It is also alarming that the EIP, as an Australian Government (ARC) funded academic project, whose subtitle (‘Why Elections fail and what we can do about it’) suggests a measures of praxis, shares the Washington phrase ‘failed elections [which] raised major red flags’, mentioning several states, including Syria. It is well known that a major military intervention in Syria was narrowly averted in September 2013, after false claims that the Syrian Government had used chemical weapons against children (for evidence of the falsity of these claims see: Hersh 2013 & 2014; Lloyd and Postol 2014; ISTEAMS 2013). Does the EIP seek to associate itself with ‘red flag’ military interventions, if countries fail to meet its dubious criteria?

The project rated Syria’s 2014 presidential elections near the bottom of its chart (125 of 127), on the basis of its anonymous expert opinions (Norris et al 2015: 11). The only rationale for this can be seen in a brief note which observes ‘the election was deeply flawed because some areas of the country were not under government control, so polling did not take place in the regions where insurgents were strongest’, and the fact that ‘National Coalition – the main western backed opposition group’ boycotted the election (Norris et al 2015: 27). While these are correct statements, they do not tell the whole story. Conflict in other countries did not seem to bother the EIP or its experts quite so much when they ranked the Ukraine election at 78 of 127 (Norris et al 2015: 10). Yet the election monitoring group International IDEA (2015), an EIP partner, puts participation rates in the Ukraine’s 2014 presidential election at 50%, while in the Syria’s 2014 presidential election it was 73%. Clearly the US foreign policy factor is at play. Washington arms the ‘opposition’ in Syria and the government in Ukraine. Similarly the NED has directly funded the Syrian opposition (NED 2006; Teil 2011; IRI 2015) while urging military support for the Ukraine government (Sputnik 2014; see also Parry 2014).

Finally we might observe that Israel’s 2013 elections were duly reviewed by the EIP, leading to a very healthy 17/127 ranking (Norris et al 2015: 8). Apparently being a racial state, with several million effectively stateless Palestinian people, held in military-controlled territories and with virtually no civil or political rights, has little impact on the EIP assessment. Yet this is consistent with what the Washington-Tel Aviv axis has long told us about Israel as ‘the only democracy in the region’ (e.g. Goldman 2015, etc). The double standards are breath-taking. With the Electoral Integrity Project’s US links and its elitist assumptions about democracy it seems the project has little sense of conflict of interest, let alone appropriate research method.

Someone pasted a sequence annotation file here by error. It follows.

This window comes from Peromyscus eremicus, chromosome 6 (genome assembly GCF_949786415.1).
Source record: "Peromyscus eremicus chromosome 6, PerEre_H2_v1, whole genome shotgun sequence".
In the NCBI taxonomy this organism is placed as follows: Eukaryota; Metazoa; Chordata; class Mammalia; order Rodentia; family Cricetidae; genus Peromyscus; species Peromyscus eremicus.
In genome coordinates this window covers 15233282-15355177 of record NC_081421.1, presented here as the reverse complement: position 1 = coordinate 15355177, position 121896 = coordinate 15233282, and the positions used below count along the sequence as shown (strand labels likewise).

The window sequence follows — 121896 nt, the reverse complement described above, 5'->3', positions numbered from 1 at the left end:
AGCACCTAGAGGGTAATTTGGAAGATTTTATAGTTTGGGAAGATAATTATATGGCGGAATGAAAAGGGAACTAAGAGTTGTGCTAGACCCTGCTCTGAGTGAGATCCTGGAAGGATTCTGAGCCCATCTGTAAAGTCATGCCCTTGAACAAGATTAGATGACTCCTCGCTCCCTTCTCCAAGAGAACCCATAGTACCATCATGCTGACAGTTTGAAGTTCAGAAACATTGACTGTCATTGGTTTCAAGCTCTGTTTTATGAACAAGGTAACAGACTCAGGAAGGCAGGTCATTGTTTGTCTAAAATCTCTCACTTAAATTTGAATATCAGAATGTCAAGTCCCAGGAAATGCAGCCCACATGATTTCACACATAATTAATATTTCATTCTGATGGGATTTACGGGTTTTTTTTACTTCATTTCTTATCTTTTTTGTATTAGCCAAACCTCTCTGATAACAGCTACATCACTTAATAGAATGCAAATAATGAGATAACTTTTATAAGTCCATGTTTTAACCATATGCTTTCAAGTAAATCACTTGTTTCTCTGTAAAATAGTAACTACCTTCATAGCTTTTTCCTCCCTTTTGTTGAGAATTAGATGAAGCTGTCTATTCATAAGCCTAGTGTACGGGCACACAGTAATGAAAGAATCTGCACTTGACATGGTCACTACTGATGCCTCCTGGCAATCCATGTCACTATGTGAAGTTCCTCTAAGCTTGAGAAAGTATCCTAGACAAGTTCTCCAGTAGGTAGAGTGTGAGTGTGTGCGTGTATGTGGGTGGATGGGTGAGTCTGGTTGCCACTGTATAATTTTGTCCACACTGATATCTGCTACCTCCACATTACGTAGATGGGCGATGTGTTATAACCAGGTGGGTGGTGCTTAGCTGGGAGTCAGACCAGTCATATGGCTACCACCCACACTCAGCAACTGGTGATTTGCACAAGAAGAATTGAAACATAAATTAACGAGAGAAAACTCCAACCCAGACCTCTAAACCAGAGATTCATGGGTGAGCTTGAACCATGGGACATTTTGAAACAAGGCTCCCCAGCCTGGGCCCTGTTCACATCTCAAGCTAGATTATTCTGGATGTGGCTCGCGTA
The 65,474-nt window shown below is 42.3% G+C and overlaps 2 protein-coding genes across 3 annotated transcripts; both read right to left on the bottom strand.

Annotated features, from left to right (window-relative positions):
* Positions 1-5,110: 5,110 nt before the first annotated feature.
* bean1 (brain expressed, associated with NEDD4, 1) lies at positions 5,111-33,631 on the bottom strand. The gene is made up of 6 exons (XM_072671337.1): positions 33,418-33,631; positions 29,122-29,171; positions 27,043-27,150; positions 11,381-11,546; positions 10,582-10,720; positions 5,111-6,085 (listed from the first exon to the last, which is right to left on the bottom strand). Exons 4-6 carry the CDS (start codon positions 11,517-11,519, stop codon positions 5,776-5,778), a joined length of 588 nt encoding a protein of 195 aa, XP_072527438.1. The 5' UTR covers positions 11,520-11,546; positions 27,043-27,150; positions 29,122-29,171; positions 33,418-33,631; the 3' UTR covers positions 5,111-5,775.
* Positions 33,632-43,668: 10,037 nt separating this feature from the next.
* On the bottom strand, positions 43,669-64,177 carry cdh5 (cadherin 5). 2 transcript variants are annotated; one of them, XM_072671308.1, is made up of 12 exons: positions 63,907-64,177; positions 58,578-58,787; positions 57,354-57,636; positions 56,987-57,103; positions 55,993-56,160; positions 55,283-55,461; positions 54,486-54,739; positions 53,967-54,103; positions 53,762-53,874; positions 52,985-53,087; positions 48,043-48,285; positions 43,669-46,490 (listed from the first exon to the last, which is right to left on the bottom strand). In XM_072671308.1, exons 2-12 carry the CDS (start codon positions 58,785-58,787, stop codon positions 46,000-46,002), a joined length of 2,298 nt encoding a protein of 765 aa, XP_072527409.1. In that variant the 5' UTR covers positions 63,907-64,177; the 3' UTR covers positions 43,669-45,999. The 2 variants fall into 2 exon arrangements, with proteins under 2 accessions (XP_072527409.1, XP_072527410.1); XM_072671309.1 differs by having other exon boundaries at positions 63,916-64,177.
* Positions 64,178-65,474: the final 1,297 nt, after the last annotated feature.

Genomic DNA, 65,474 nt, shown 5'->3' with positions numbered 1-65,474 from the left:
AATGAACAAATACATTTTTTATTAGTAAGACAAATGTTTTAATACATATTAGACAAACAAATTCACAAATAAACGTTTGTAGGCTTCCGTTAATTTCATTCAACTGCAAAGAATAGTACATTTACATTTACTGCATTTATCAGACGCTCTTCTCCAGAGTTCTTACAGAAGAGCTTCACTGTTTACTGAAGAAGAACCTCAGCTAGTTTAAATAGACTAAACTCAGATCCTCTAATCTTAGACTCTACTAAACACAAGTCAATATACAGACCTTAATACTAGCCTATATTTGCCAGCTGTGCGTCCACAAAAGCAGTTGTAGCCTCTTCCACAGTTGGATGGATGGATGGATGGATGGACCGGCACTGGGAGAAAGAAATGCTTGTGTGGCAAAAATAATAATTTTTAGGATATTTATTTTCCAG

Anderson, Tim (2010) ‘Hegemony, big money and academic independence’, Australian Universities Review, Vol 53, No 2

Dutka, Z.C. (2014) ‘Polls Reveal Wider Concerns of Venezuelan Public’, Venezuelanalysis, 11 May, online:

Freedom House (2015) ‘Freedom in the World 2015’, interactive map, online:

Goldman, Lisa (2015) ‘Bibi Bother: Netanyahu’s Strategy in Washington’, Foreign Affairs, 1 March, online:

Golinger, Eva (2006) The Chavez Code: Cracking U.S. Intervention in Venezuela, Olive Branch Press, Northampton, MA

Golinger, Eva (2015) ‘Venezuela: a Coup in Real Time’, Counter Punch, 2 February, online:

Hersh, Seymour M. (2013) ‘Whose Sarin?’, London Review of Books, Vol. 35 No. 24, 19 December, 9-12, online:

Hersh, Seymour M. (2014) ‘The Red Line and the Rat Line’, London Review of Books, 36:8, 17 April, pp 21-24, online:

International IDEA (2015) ‘Voter Turnout’, data by country, online:

IRI (2015) Syria, online:

ISTEAMS (2013) ‘Independent Investigation of Syria Chemical Attack Videos and Child Abductions’, 15 September, online:

Kurlantzick, Joshua (2004) ‘The Coup Connection’, Mother Jones, November, online:

Latinobarometro (2014)’ La Imagen de los países y las democracias’, informe (report):

Lefebvre, Stephan (2013) ‘Analysis from National Endowment for Democracy Used in The Atlantic, with Significant Errors and Omissions’, Center for Economic Policy and Research, 30 July, online:

Lloyd, Richard and Theodore A. Postol (2014) ‘Possible Implications of Faulty US Technical Intelligence in the Damascus Nerve Agent Attack of August 21, 2013’, MIT, January 14, Washington DC, online:

Martinez, Eugenio (2013) ‘Venezuela’s Election System Holds Up As A Model For The World’, Forbes, 14 may, online:

NED (2006) Syria – funding, December, online:

Norris, Pippa; Ferran Martínez and Max Grömping (2015) ‘The year in Elections, 2014’, Electoral Integrity Project (Why Elections fail and what we can do about it), online: